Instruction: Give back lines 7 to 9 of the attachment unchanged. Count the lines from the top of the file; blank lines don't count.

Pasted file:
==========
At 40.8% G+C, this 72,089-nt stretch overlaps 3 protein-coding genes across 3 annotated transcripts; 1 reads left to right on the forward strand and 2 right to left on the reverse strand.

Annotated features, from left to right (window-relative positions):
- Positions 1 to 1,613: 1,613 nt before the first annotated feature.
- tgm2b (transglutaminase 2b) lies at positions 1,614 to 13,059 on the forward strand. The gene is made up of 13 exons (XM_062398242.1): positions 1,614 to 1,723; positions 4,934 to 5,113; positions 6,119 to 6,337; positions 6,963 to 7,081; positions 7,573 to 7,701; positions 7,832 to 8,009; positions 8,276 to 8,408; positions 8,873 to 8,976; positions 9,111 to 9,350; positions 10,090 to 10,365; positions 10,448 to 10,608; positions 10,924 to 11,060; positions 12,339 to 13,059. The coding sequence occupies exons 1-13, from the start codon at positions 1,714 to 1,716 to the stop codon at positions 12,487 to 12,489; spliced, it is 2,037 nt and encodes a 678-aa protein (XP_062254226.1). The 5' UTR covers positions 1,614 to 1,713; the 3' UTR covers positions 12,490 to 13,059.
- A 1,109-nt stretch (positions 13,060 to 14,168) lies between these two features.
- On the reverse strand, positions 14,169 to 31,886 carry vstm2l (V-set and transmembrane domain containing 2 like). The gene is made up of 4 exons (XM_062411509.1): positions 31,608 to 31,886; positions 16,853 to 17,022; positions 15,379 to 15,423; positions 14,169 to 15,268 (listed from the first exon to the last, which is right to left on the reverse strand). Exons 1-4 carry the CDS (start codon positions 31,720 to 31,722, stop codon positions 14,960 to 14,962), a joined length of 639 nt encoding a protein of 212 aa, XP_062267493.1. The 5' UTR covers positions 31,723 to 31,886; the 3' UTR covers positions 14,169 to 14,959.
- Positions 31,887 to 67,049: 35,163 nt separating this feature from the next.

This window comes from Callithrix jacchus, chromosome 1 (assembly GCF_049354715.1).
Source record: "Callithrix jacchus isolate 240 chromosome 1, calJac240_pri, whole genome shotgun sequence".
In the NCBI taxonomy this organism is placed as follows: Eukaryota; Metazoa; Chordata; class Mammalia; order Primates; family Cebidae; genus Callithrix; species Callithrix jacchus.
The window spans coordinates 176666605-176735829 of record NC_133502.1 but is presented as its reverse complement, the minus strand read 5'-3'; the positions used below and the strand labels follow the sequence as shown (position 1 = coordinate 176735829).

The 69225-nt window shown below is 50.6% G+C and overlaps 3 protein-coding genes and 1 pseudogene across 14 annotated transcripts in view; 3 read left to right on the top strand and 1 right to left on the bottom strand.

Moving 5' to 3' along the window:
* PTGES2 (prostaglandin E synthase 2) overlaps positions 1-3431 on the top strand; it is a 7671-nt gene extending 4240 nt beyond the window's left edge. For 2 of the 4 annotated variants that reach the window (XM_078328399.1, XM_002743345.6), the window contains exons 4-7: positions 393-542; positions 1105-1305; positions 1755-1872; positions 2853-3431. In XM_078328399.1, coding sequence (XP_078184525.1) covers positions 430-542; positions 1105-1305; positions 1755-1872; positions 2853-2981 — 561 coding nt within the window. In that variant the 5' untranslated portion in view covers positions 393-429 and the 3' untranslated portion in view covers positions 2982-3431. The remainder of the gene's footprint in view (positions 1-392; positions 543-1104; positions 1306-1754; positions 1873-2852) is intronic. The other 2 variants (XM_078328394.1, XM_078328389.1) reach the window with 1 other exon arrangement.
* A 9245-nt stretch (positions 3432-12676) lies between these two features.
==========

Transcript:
- Positions 31,887 to 67,049: 35,163 nt separating this feature from the next.

This window comes from Callithrix jacchus, chromosome 1 (assembly GCF_049354715.1).
Source record: "Callithrix jacchus isolate 240 chromosome 1, calJac240_pri, whole genome shotgun sequence".